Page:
He taught dance at University of Washington, USA (1965-66) and visited Russia, Germany, China, Central Europe under Cultural Exchange Programmes.

For his contributions to dance he was awarded Sangeet Natak Akademi Award, UP Sangeet Natak Akademi Award, Sahitya Kala Parishad award and Soviet Land Nehru Award.


Jacob's Pillow, USA (1979)

Having a career spanning almost four decades, Bharat’s formal training in creative dance and choreography began since the inception of Bhoomika in early 70’s under Narendra Sharma. He held the position of Ballet Master in 1979 and became Production Director by 1983. From 1990 he launched an independent trajectory and branched out into theatre, music and institution building in the arts, before rejoining in 2009 as Bhoomika’s new Director.

Bharat’s training in technique and choreography has extended to Mayurbhanj Chhau, Kathakali, Modern Dance and Jazz in India, USA and France, and visited Sweden to study cultural institutions.
As a soloist, he has performed at prestigious festivals, including American Dance Festival, USA; La Danse a Aix, France; Festival of Indian Performing Arts, Germany; East-West Encounters, Nav-Nritya Festival, Sangeet Natak Akademi Festival of Contemporary Dance in India. Earlier, between 1972-1990, he danced in all major national and international tours of Bhoomika’s dance company.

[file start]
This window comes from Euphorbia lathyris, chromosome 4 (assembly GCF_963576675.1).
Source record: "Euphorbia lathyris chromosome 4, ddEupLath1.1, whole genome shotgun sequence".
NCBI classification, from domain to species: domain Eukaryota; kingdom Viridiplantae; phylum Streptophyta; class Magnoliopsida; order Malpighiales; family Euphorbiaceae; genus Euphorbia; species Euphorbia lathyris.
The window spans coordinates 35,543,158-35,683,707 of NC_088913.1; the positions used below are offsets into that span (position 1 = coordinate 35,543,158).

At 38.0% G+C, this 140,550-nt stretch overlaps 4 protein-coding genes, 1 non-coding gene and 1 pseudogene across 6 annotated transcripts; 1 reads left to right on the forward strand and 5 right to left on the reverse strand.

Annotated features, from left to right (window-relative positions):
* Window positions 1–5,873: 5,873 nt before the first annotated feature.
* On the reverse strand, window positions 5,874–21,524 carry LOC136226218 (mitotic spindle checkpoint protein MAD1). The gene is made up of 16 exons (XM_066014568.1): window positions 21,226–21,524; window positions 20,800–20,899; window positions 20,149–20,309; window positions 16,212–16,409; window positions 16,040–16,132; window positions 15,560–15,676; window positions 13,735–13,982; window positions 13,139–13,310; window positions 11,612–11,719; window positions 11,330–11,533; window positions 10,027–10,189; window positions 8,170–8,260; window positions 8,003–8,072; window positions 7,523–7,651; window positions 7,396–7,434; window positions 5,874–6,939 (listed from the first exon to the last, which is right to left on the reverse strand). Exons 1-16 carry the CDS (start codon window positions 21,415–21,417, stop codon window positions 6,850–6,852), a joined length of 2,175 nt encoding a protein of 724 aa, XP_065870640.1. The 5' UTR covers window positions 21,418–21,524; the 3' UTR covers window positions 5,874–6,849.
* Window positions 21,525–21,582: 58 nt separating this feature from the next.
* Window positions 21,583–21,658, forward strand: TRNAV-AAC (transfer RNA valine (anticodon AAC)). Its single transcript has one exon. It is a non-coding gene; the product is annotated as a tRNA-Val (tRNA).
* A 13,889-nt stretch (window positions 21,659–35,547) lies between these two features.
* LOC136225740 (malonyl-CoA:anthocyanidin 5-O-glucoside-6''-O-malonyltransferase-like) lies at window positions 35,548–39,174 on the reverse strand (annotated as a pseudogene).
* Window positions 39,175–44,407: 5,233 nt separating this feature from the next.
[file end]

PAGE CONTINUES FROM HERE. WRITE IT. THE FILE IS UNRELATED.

As a choreographer, Bharat has created dances for a range of forums and occasions. For Bhoomika his major choreographic works have been ‘Utthaan’, ‘Pathik’, ‘Kalaasham’, ‘Swapnakosh’ and ‘Nightingale’. He was co-director for Closing Ceremony of Festival of India in Moscow, 1988 and Opening Ceremony of Apna Utsav 1988, Delhi. He has also choreographed for annual pageants of Republic Day Parade, films and schools, and composed music for his own choreography.

As an administrator, he was Project Coordinator of Rang Vidushak, Bhopal (1991-93). Between 1994-99, he was part of the first team to build India Foundation for the Arts, Bangalore - an independent national grant-making institution. As a Programme Director, he initiated and steered the arts collaboration programme and monitored arts research and documentation grants.

Between 2000-03 he worked on a research project ‘Chaali: Highway Performance Circuits’ that attempted to evolve a support system for contemporary dance in South India to expand performance opportunities in the community. Between 2004-08 he was Reader (Associate Professor), Dance at the multidisciplinary Sarojini Naidu School of Performing Arts, Fine Arts and Communications at University of Hyderabad, Andhra Pradesh.